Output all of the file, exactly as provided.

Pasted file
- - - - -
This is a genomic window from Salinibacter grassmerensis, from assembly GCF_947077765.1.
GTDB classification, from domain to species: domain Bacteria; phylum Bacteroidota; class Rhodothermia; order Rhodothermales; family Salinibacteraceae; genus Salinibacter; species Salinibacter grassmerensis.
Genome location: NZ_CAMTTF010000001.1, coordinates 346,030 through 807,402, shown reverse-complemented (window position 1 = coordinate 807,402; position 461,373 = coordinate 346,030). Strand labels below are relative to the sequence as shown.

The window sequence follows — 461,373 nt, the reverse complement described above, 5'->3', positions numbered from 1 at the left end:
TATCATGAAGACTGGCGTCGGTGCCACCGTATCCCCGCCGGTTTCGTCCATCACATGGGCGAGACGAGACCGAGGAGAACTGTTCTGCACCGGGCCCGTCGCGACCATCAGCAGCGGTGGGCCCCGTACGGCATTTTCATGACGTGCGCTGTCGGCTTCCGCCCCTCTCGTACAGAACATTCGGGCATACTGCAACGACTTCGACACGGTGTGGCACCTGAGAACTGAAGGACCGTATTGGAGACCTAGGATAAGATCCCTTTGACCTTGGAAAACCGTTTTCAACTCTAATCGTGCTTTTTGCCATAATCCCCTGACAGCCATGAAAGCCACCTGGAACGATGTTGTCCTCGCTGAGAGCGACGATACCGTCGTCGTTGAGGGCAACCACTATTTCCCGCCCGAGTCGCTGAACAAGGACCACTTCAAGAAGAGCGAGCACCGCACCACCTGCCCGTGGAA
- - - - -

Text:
This is a genomic window from Salinibacter grassmerensis, from assembly GCF_947077765.1.
GTDB classification, from domain to species: domain Bacteria; phylum Bacteroidota; class Rhodothermia; order Rhodothermales; family Salinibacteraceae; genus Salinibacter; species Salinibacter grassmerensis.
Genome location: NZ_CAMTTF010000001.1, coordinates 346,030 through 807,402, shown reverse-complemented (window position 1 = coordinate 807,402; position 461,373 = coordinate 346,030). Strand labels below are relative to the sequence as shown.

The window sequence follows — 461,373 nt, the reverse complement described above, 5'->3', positions numbered from 1 at the left end:
TATCATGAAGACTGGCGTCGGTGCCACCGTATCCCCGCCGGTTTCGTCCATCACATGGGCGAGACGAGACCGAGGAGAACTGTTCTGCACCGGGCCCGTCGCGACCATCAGCAGCGGTGGGCCCCGTACGGCATTTTCATGACGTGCGCTGTCGGCTTCCGCCCCTCTCGTACAGAACATTCGGGCATACTGCAACGACTTCGACACGGTGTGGCACCTGAGAACTGAAGGACCGTATTGGAGACCTAGGATAAGATCCCTTTGACCTTGGAAAACCGTTTTCAACTCTAATCGTGCTTTTTGCCATAATCCCCTGACAGCCATGAAAGCCACCTGGAACGATGTTGTCCTCGCTGAGAGCGACGATACCGTCGTCGTTGAGGGCAACCACTATTTCCCGCCCGAGTCGCTGAACAAGGACCACTTCAAGAAGAGCGAGCACCGCACCACCTGCCCGTGGAA